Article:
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International Women's Day

To mark International Women's Day, three City academics share their thoughts on the challenges for women in business, politics and the media.
by Ben

Increasing Women's representation on corporate boards

nullBy Dr. Ruth Sealy, Department of Sociology, School of Arts and Social Sciences

Change to increase women's empowerment is a key tenet of International Women's Day (IWD). For my research that means women's economic and business empowerment. I have worked on the issue of increasing women's representation on corporate boards since 2007. With colleagues at my previous institution, that meant producing regular monitoring reports on the demographic composition of FTSE listed companies and working closely with two government departments (Vince Cable at Business, Innovation & Skills and Maria Miller at Government Equalities Office) to shape the UK's policy towards increasing women on boards.

There is currently a push from the EU to introduce mandated gender quotas on corporate boards and the UK's response to that has been based on our work. Working with Lord Davies' Committee and multiple stakeholders (FTSE Chairmen and CEOs, the Executive Search Firms, the Financial Reporting Council, the Institutional Investors, and the media), the research has shaped and monitored the "Voluntary Business-Led Approach" that has made substantial progress over the past 3 years towards the target of 25% female representation. The UK's approach is now being watched by other similar economies as a potential alternative to mandated gender quotas.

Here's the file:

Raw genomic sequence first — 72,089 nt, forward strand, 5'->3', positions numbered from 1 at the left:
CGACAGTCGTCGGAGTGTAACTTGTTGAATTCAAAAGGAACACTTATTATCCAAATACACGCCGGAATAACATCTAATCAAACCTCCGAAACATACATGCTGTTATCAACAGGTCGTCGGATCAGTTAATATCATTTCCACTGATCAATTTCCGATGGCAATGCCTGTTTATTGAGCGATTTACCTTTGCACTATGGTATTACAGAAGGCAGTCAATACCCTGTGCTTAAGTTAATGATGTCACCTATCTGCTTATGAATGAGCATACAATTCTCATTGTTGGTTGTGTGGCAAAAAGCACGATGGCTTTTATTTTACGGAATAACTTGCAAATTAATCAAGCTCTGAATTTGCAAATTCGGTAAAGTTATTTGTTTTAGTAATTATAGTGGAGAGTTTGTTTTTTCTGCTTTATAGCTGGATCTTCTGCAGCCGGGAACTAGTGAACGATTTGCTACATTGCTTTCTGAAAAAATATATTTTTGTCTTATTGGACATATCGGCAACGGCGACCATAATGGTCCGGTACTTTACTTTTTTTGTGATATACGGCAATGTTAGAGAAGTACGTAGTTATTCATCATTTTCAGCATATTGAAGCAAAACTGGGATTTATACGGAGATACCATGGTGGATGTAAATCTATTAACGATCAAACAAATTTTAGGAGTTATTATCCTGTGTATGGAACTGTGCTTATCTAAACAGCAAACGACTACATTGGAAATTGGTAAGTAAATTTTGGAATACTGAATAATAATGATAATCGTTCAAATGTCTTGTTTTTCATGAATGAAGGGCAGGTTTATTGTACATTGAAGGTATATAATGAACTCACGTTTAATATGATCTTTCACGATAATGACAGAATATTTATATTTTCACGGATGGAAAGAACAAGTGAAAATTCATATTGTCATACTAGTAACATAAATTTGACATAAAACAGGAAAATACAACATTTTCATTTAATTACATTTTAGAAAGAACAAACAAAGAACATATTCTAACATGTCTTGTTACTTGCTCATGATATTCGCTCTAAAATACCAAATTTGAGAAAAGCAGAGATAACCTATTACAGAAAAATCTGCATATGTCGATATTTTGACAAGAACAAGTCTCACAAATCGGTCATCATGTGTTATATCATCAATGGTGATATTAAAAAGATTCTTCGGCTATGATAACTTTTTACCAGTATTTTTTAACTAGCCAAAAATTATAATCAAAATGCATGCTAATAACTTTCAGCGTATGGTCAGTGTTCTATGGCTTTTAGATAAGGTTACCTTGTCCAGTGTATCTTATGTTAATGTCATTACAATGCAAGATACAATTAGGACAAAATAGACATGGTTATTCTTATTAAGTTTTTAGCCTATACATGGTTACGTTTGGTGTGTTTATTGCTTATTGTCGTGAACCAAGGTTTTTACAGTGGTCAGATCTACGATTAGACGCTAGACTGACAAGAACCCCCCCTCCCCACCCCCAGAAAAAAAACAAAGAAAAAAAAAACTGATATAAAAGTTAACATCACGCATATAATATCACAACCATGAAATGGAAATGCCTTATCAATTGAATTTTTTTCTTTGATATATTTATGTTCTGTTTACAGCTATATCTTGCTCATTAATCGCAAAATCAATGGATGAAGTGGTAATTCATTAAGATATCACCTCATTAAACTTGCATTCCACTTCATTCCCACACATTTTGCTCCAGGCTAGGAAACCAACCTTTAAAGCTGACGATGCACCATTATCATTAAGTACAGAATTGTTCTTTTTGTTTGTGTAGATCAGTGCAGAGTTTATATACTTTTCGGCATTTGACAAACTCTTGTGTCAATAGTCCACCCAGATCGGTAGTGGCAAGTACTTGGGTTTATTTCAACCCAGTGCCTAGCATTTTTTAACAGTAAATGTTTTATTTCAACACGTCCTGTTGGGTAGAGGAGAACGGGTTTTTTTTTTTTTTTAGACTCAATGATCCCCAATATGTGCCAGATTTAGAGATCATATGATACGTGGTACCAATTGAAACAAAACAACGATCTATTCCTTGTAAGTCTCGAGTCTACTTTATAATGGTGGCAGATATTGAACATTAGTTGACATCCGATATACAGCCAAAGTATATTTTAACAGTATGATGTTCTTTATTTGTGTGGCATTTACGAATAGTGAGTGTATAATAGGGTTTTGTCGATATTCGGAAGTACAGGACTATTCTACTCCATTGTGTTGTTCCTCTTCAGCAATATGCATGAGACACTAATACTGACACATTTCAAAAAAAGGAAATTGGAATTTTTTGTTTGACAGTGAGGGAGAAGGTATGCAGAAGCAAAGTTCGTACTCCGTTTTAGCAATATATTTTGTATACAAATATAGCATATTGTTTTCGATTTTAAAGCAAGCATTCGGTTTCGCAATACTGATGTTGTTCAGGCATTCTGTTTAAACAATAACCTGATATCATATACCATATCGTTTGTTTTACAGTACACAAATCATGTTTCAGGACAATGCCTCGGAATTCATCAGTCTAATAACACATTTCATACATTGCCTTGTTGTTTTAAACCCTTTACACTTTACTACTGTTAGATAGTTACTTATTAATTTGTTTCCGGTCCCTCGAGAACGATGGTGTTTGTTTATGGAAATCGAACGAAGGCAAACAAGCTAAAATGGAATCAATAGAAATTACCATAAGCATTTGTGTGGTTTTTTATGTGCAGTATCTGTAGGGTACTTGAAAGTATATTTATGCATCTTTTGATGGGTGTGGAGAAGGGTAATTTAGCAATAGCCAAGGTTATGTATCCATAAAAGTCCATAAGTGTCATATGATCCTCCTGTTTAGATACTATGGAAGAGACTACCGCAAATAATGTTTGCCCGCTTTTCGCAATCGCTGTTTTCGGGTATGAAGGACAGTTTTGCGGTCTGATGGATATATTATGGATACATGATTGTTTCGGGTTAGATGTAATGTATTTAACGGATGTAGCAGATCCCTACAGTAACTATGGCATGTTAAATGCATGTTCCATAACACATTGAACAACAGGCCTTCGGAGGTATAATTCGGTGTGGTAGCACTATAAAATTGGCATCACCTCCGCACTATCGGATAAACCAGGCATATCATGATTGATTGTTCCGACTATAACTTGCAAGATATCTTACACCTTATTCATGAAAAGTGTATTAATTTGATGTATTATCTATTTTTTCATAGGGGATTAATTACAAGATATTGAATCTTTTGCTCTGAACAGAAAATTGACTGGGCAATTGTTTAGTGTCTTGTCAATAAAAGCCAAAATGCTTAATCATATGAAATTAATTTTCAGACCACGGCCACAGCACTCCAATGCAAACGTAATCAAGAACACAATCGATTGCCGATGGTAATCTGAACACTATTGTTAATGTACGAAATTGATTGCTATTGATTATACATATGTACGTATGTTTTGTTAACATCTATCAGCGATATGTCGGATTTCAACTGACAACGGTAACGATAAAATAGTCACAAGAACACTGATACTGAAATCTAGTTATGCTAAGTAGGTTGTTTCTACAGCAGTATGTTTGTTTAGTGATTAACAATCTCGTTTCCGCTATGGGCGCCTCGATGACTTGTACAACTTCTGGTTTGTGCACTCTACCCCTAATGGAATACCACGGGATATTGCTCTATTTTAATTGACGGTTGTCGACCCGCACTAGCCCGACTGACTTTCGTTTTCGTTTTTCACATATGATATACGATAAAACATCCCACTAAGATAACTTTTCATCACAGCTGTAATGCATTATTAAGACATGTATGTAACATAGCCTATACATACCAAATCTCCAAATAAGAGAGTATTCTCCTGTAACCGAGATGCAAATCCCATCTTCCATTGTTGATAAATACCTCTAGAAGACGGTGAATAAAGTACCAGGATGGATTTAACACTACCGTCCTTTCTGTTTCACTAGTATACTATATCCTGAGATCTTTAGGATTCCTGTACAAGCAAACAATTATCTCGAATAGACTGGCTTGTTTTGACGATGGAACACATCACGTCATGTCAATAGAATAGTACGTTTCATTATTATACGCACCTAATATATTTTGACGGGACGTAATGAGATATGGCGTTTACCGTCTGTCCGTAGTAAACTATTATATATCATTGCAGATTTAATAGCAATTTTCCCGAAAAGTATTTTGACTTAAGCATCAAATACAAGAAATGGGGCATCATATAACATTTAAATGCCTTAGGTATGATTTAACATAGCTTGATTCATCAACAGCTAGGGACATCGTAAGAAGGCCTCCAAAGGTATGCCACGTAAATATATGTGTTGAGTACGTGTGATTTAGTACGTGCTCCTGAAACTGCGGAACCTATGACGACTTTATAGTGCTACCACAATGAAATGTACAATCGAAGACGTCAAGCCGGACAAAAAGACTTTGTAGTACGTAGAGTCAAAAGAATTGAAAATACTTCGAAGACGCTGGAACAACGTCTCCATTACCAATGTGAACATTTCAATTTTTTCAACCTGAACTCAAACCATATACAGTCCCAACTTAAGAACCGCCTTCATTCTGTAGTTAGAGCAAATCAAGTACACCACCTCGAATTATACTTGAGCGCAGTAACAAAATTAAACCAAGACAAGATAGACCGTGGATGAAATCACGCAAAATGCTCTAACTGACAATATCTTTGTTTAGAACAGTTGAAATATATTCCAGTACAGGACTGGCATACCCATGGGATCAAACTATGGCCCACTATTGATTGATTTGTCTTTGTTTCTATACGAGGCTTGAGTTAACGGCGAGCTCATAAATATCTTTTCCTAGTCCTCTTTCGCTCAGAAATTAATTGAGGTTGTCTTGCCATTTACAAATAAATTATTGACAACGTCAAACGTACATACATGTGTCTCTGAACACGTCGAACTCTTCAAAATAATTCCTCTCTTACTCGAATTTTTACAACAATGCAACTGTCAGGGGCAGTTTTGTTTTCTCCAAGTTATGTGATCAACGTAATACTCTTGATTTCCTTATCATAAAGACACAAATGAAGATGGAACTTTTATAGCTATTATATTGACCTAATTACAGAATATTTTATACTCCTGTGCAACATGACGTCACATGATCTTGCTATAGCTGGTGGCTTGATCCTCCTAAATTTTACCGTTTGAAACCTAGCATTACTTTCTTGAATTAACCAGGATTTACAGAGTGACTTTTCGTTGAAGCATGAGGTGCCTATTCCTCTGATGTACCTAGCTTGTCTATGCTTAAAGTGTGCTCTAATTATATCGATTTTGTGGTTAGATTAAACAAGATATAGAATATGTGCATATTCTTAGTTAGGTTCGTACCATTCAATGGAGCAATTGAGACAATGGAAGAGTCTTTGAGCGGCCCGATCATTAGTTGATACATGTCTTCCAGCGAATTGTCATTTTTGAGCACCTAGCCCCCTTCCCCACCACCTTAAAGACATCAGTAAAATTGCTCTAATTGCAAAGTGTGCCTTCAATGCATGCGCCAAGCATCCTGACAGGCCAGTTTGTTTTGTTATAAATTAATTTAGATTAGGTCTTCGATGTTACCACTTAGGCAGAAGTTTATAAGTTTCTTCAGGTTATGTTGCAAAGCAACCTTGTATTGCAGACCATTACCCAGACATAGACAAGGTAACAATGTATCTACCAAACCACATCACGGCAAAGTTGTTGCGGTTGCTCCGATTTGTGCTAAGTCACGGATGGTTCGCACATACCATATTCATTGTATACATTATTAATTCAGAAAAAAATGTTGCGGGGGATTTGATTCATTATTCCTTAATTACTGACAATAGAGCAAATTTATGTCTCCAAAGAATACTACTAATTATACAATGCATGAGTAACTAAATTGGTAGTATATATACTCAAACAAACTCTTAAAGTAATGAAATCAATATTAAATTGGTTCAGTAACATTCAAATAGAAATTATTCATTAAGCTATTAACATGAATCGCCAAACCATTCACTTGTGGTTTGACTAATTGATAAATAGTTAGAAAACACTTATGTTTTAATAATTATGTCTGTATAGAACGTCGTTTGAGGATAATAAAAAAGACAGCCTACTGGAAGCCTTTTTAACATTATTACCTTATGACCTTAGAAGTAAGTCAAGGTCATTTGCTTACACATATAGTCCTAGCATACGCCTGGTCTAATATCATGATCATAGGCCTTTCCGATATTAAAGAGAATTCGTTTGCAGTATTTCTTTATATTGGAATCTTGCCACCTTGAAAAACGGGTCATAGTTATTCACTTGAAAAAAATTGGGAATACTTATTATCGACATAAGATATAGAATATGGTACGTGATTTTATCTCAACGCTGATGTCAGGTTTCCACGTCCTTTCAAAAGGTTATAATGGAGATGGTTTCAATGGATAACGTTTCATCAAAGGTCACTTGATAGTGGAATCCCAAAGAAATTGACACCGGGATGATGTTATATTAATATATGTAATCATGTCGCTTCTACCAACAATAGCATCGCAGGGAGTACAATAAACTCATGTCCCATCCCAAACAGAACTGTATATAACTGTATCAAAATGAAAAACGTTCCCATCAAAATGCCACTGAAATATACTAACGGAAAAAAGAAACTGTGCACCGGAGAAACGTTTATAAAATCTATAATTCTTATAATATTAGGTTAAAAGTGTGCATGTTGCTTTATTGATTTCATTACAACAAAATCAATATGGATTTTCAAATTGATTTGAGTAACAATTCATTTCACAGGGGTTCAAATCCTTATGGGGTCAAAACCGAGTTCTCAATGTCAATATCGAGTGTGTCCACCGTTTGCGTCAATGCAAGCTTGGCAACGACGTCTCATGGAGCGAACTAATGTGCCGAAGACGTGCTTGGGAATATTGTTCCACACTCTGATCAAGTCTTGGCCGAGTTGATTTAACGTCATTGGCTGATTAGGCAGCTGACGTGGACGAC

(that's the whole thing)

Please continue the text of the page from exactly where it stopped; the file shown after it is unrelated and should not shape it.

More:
Promoting diversity in political leadership

nullBy Professor Jo Silvester, Faculty of Management, Cass Business School

Despite significant advancements in the number of women in senior leadership roles, the fact remains we have only ever had one female Prime Minister in the UK. Why?

In 1882 Robert Louis Stevenson wrote in Familiar Studies of Men and Books: "Politics is perhaps the only profession for which no preparation is thought necessary." 

For most politicians little has changed. There is still negligible preparation for political roles or support once elected: in politics a Darwinian process exists that assumes the fittest will survive and rise to positions of power. This process favours men. Research shows women are far less likely than their male colleagues to gain access to 'inside knowledge'. This political manoeuvring means that women are squeezed out at every level of political leadership.

How do we change it?

Over the years I have collected data from over 2,500 national and local politicians, their political colleagues and appointed officials across all UK political parties. While the values held by members of different political parties vary, the competencies they identify as important for performing political work do not.